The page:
On June 21, 1983, a Beechcraft BE-58 landed without deploying the landing gear after a training flight around the airport. The accident was blamed on the pilot's failure to deploy the landing gear. No injuries were reported, however, the plane was destroyed.[9]

On June 30, 1984, an Aeronca 11AC collided with a rock ledge approximately 1/4 of a mile north of runway 19 during takeoff. The pilot of the aircraft was killed in the incident.[10]

On September 27, 2002, a charter jet operated by Heartland Aviation Inc. suffered a landing gear failure during a hard landing on runway 1. The hard landing was attributed to the pilot's efforts to avoid deer that had wandered onto the runway. There were no injuries or fatalities.[11]

On May 15, 2010, a 1999 American Champion crashed on takeoff from runway 19. The crash was blamed on a large wind gust, which caused the pilot to lose control of the plane and crash into a ditch. No injures or fatalities resulted from the crash. [12]

On July 2, 2011, a Piper Cherokee lost electrical power while on final approach into the airfield. As a result, the pilot was unable to deploy the plane's landing gear. The pilot was uninjured. [13]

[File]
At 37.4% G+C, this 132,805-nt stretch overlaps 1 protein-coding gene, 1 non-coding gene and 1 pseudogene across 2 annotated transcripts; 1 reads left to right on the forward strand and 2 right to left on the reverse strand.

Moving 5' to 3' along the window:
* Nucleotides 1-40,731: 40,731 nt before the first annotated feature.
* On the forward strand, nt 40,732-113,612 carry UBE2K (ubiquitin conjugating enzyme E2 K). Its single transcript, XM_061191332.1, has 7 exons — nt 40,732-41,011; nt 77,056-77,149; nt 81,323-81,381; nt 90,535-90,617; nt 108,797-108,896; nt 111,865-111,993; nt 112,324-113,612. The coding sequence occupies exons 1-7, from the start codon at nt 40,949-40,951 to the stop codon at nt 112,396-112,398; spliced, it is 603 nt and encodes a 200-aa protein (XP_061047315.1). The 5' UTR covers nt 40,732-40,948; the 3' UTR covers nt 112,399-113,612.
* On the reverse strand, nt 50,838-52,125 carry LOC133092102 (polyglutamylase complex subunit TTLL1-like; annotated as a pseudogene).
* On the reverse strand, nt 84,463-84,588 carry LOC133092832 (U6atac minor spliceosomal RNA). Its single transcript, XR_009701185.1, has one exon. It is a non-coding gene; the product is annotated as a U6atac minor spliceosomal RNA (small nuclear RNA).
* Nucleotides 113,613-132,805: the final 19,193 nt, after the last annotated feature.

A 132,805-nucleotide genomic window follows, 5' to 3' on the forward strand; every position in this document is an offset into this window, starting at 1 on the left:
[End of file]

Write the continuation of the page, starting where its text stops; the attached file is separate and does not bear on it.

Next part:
On July 16, 2012, a single engine Cessna 208 was landing on runway 19 when it blew a tire, causing the plane to flip multiple times. The pilot suffered a hand laceration and the plane was destroyed.[14]


  1. ^ a b c d e f FAA Airport Master Record for GFL (Form 5010 PDF). Federal Aviation Administration. Effective November 15, 2012.
  2. ^ "IATA Airport Code Search (GFL: Glens Falls / Warren County)". International Air Transport Association. Retrieved June 9, 2013.
  3. ^ "Welcome to the Floyd Bennett Memorial Airport". Warren County Department of Public Works. Retrieved July 17, 2010.
  4. ^ "2011–2015 NPIAS Report, Appendix A" (PDF). National Plan of Integrated Airport Systems. Federal Aviation Administration. October 4, 2010. Archived from the original (PDF, 2.03 MB) on 2012-09-27. External link in |work= (help)
  5. ^ "Floyd Bennett". Warren County Department of Public Works. Retrieved July 17, 2010.
  6. ^ a b c d e "A brief history of the Warren County Airport". Warren County Department of Public Works. Retrieved July 17, 2010.
  7. ^ "Adirondack Balloon Festival". Adirondack Balloon Festival. Retrieved July 17, 2010.
  8. ^ "54 Facts About Warren County". Warren County Historical Society. Retrieved August 9, 2010.
  9. ^ "NTSB Aviation Accident Final Report". February 6, 1995. Retrieved March 2, 2018.
  10. ^ "NTSB Aviation Incident Report N3823E". February 6, 1994. Retrieved March 2, 2018.
  11. ^ "Deer blamed for crash at Warren County Airport". Glens Falls Post-Star. Retrieved 2018-03-02.
  12. ^ "Small plane crashes during take-off in Queensbury". Glens Falls Post-Star. Retrieved 2018-03-02.
  13. ^ TAUBE, DAVID. "Plane lands without landing gear at Warren County airport". Glens Falls Post-Star. Retrieved 2018-03-02.
  14. ^ Lehman, DON. "Airplane Crashes at Warren County Airport, One Minor Injury Reported". Glens Falls Post-Star. Retrieved 2018-03-02.

External links[edit]